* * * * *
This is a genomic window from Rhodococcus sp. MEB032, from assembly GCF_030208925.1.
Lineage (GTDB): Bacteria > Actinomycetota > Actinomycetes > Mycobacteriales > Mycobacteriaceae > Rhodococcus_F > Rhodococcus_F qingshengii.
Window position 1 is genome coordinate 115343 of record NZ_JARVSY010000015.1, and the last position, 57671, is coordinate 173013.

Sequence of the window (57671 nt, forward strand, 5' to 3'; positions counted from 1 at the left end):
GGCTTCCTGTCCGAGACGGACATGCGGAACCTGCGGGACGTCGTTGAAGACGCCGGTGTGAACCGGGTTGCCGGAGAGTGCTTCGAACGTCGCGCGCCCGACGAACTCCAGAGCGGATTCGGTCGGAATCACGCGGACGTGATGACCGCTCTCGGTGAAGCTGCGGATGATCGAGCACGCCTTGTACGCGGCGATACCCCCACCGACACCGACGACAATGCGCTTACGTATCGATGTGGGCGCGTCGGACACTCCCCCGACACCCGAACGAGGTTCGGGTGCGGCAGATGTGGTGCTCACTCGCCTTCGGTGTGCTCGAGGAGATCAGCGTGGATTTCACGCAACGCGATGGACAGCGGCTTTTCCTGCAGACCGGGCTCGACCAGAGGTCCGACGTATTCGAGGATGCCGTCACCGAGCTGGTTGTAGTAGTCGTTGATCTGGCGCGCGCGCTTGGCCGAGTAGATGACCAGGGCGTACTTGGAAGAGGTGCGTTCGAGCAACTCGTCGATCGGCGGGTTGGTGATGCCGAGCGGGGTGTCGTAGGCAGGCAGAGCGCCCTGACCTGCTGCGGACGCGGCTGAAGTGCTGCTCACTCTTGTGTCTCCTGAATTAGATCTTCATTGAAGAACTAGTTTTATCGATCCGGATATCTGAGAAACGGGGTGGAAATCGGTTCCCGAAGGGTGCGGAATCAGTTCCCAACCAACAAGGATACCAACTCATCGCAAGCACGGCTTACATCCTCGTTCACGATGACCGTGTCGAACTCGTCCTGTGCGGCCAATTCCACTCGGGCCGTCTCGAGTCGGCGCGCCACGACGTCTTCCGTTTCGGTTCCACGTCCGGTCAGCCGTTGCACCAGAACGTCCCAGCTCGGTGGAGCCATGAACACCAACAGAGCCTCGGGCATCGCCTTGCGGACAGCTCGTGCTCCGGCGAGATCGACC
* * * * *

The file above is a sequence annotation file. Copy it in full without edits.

This is a genomic window from Rhodococcus sp. MEB032, from assembly GCF_030208925.1.
Lineage (GTDB): Bacteria > Actinomycetota > Actinomycetes > Mycobacteriales > Mycobacteriaceae > Rhodococcus_F > Rhodococcus_F qingshengii.
Window position 1 is genome coordinate 115343 of record NZ_JARVSY010000015.1, and the last position, 57671, is coordinate 173013.

Sequence of the window (57671 nt, forward strand, 5' to 3'; positions counted from 1 at the left end):
GGCTTCCTGTCCGAGACGGACATGCGGAACCTGCGGGACGTCGTTGAAGACGCCGGTGTGAACCGGGTTGCCGGAGAGTGCTTCGAACGTCGCGCGCCCGACGAACTCCAGAGCGGATTCGGTCGGAATCACGCGGACGTGATGACCGCTCTCGGTGAAGCTGCGGATGATCGAGCACGCCTTGTACGCGGCGATACCCCCACCGACACCGACGACAATGCGCTTACGTATCGATGTGGGCGCGTCGGACACTCCCCCGACACCCGAACGAGGTTCGGGTGCGGCAGATGTGGTGCTCACTCGCCTTCGGTGTGCTCGAGGAGATCAGCGTGGATTTCACGCAACGCGATGGACAGCGGCTTTTCCTGCAGACCGGGCTCGACCAGAGGTCCGACGTATTCGAGGATGCCGTCACCGAGCTGGTTGTAGTAGTCGTTGATCTGGCGCGCGCGCTTGGCCGAGTAGATGACCAGGGCGTACTTGGAAGAGGTGCGTTCGAGCAACTCGTCGATCGGCGGGTTGGTGATGCCGAGCGGGGTGTCGTAGGCAGGCAGAGCGCCCTGACCTGCTGCGGACGCGGCTGAAGTGCTGCTCACTCTTGTGTCTCCTGAATTAGATCTTCATTGAAGAACTAGTTTTATCGATCCGGATATCTGAGAAACGGGGTGGAAATCGGTTCCCGAAGGGTGCGGAATCAGTTCCCAACCAACAAGGATACCAACTCATCGCAAGCACGGCTTACATCCTCGTTCACGATGACCGTGTCGAACTCGTCCTGTGCGGCCAATTCCACTCGGGCCGTCTCGAGTCGGCGCGCCACGACGTCTTCCGTTTCGGTTCCACGTCCGGTCAGCCGTTGCACCAGAACGTCCCAGCTCGGTGGAGCCATGAACACCAACAGAGCCTCGGGCATCGCCTTGCGGACAGCTCGTGCTCCGGCGAGATCGACC